Council members voted March 26 to appeal the latest ruling handed down Feb. 29 by Chancellor Jerri Bryant with the hope of breaking the 1967 sales tax agreement with Bradley County. At-Large Councilmen Banks and George Poe, and 5th District Councilman Dale Hughes voted against appealing the decision. Voting in favor of the motion were Charlie McKenzie, 1st District; Bill Estes, 2nd District; Avery Johnson, 3rd District; and David May, 4th District. Mayor Tom Rowland refused to veto the 4-3 decision.
Rowland said Monday he did not exercise his veto power because one, the Council was elected to look out for city taxpayers and two, “We shouldn’t look like the bad guys because we’ve been sued and we’re defending our lawsuit.
“We disagree with a portion of the ruling and that’s what we’re appealing. And, should we win, we can do a lot of paving and would probably not have to have a property tax increase [for] a decade or more.”
Banks said during the discussion the Council is at a crossroads in its relationship with the Bradley County Commission.
“It seems that relationships have deteriorated since this lawsuit was filed by them,” he said. “It’s no question, they made a mistake in not joining the city, in my opinion, on seeking the increase in the sales tax.”
The immediate windfall if the appeal is dropped is $1 million being held in trust by Bradley County Trustee Mike Smith. However, if the appeal continues and the city wins, then sales tax would be collected where the transaction is made. Since the city accounts for about 85 percent of retail business, it would gain about $900,000 a year. That amount would help cover the loss of revenue after the fire contract fully expires on June 30, 2013. The city lost about that much this year after Bradley County Fire Rescue assumed responsibility for more of the fringe area outside the city limits. The county department will be responsible for all rural areas, plus Charleston, beginning July 1, 2013.
Banks said if the lawsuit continues, “joint funding will not occur. There will be hurt feelings, decisions not made in the best interest of our citizens, but based on the fact that we’re still in litigation.”
Poe seconded Banks’ motion because, “I don’t think you can ever win by suing each other. I think the farther you can stay away from court, the better off you are.”
McKenzie said he was opposed to voting on the impromptu motion.
Johnson said he gets “so many” requests for paving in his district and the first budget cut every year is in paving.
“We’ve got to do something to come up with more funding for our streets,” Johnson said. “We’re beating a dead horse with this tax thing and I really want it to go away. I hope we can just let it go this last step and see what the appeal process will present to us. It can be done with once and for all.”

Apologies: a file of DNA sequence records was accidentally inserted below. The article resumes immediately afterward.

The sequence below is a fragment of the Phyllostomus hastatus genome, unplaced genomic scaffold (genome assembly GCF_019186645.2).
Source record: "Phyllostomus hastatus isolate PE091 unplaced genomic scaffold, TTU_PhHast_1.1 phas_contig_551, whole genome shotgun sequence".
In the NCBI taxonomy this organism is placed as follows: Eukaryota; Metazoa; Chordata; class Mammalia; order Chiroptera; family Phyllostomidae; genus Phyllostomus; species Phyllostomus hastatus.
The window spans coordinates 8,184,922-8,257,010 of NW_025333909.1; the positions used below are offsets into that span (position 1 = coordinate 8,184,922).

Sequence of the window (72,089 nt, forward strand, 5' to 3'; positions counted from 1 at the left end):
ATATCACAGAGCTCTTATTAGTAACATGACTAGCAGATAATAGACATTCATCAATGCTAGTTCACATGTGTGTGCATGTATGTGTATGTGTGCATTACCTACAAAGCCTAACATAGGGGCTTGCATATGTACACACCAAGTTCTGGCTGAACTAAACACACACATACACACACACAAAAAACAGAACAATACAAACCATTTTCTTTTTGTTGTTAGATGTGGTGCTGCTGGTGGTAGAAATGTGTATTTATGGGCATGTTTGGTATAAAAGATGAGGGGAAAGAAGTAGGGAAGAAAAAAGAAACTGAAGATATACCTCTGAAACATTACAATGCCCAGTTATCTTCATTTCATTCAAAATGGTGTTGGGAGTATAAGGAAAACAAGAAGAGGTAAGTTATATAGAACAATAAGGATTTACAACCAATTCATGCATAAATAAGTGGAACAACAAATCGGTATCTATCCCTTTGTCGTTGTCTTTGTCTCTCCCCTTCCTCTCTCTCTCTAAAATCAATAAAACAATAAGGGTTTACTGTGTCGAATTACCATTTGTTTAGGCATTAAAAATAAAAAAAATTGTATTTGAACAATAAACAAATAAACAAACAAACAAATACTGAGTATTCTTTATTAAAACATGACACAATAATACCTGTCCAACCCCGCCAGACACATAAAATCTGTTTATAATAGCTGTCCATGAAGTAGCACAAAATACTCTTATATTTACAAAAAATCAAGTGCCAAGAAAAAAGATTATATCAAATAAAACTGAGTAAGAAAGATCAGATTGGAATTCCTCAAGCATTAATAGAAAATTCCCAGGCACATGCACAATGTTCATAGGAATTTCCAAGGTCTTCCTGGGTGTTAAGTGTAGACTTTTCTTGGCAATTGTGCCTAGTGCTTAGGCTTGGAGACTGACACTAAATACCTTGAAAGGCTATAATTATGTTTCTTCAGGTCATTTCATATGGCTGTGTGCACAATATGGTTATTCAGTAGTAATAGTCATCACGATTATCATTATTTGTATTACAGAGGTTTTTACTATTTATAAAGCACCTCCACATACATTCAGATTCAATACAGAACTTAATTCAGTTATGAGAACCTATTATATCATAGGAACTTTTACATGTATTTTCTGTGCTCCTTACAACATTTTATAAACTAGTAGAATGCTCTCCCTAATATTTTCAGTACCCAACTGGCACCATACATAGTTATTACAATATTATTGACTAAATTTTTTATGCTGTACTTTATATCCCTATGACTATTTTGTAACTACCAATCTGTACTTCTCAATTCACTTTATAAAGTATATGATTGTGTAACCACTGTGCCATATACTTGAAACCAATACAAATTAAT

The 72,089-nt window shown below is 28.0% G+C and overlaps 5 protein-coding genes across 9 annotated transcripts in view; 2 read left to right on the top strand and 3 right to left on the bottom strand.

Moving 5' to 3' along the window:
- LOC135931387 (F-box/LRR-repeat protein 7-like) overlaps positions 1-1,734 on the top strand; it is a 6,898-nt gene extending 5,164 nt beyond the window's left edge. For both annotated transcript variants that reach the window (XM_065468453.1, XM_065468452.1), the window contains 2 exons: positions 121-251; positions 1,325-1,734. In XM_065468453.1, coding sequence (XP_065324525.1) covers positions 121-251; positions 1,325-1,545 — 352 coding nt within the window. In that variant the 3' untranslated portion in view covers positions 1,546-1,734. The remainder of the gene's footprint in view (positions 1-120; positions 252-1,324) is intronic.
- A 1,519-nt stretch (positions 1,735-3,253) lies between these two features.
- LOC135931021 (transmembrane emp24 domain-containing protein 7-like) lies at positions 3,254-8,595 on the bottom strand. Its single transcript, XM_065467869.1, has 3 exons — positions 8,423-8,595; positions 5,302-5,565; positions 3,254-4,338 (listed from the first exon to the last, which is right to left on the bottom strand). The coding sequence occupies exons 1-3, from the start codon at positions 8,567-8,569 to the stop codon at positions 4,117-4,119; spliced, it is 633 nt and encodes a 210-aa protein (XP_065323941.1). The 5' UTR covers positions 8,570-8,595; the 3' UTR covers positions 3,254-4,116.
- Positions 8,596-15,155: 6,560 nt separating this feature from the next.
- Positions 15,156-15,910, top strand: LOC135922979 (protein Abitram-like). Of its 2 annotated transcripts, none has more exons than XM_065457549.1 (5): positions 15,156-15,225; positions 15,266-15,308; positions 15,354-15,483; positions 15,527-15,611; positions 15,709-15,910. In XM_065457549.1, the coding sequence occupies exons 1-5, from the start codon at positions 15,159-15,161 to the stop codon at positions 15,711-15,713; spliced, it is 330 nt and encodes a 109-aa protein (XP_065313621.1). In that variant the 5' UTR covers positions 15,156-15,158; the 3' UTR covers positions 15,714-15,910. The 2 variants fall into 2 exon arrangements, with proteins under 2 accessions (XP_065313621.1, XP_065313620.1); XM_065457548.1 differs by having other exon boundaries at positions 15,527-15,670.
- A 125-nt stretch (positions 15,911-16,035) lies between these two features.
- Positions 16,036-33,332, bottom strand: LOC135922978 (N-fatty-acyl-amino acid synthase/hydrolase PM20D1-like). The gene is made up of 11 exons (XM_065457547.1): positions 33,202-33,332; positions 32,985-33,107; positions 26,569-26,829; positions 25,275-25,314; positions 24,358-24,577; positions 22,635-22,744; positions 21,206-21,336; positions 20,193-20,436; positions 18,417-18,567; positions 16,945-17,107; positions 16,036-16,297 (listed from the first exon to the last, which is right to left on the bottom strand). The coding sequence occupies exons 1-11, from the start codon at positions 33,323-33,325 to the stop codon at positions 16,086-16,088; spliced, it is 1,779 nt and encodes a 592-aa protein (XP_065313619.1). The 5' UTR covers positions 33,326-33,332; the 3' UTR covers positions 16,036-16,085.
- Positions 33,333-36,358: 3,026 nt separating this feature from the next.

He said his relationship with the county has not diminished simply for doing his job.
“We disagree, but we don’t have to be disagreeable,” he said. “You’ve got to be big enough and wise enough to move on and still maintain relationships.”
City Manager Janice Casteel said mediation has been tried. Several offers have been sent to the Commission to no avail.
Estes said numerous people have contacted him recently with favorable comments saying the appeal was one of the best decisions the Council has made.
Estes disagreed with Banks that the case would have to go to the State Supreme Court.
“If we win, it’s over,” he said. “We’ve heard from our counsel that very likely we would win this on appeal. We can’t control what other people do. When we say ‘Here’s a joint funding project we like’ and if the County Commission says, ‘You know, you didn’t go with us on this lawsuit, we’re not going to’ — let them. If that’s their rationale and logic, that’s fine.”
The city argues the 1967 agreement does not have a termination clause, but merely changes the distribution formula should the city and county school populations become equal. Therefore, the agreement is not a legal contract. Also, the city contends the 1982 sales tax increase of .75 percent is not a continuation of a failed 1980 referendum.
According to Casteel, correcting that one item would solve the city’s fiscal year 2014 budget problem. Improved sales tax collections helped balance the 2013 budget.
The appeals court has ruled against the city on one other occasion.
The dispute over sales tax distribution began at a joint city and county work session Oct. 21, 2008, in which discussion concerning the need to fund capital projects and the possibility of a referendum allowing the voters to decide to raise the sales tax by .5 percent was discussed.
The City Council approved an ordinance for a referendum on Nov. 24, 2008. County commissioners voted not to participate in a countywide referendum as they had on three previous occasions in 1967, 1972, and a failed referendum in 1980, which was presented again to voters and approved in 1982.
Cleveland voters approved increasing the city sales tax rate by .5 percent. The March 10, 2009, ballot referenced the ordinance, which limited the funds for capital needs of the city and Cleveland City Schools. Bradley County commissioners changed their position and voted 9-5 to approve a referendum for voters residing outside the city of Cleveland on May 14, 2009. The referendum passed by county voters did not restrict the use of funds solely for capital needs.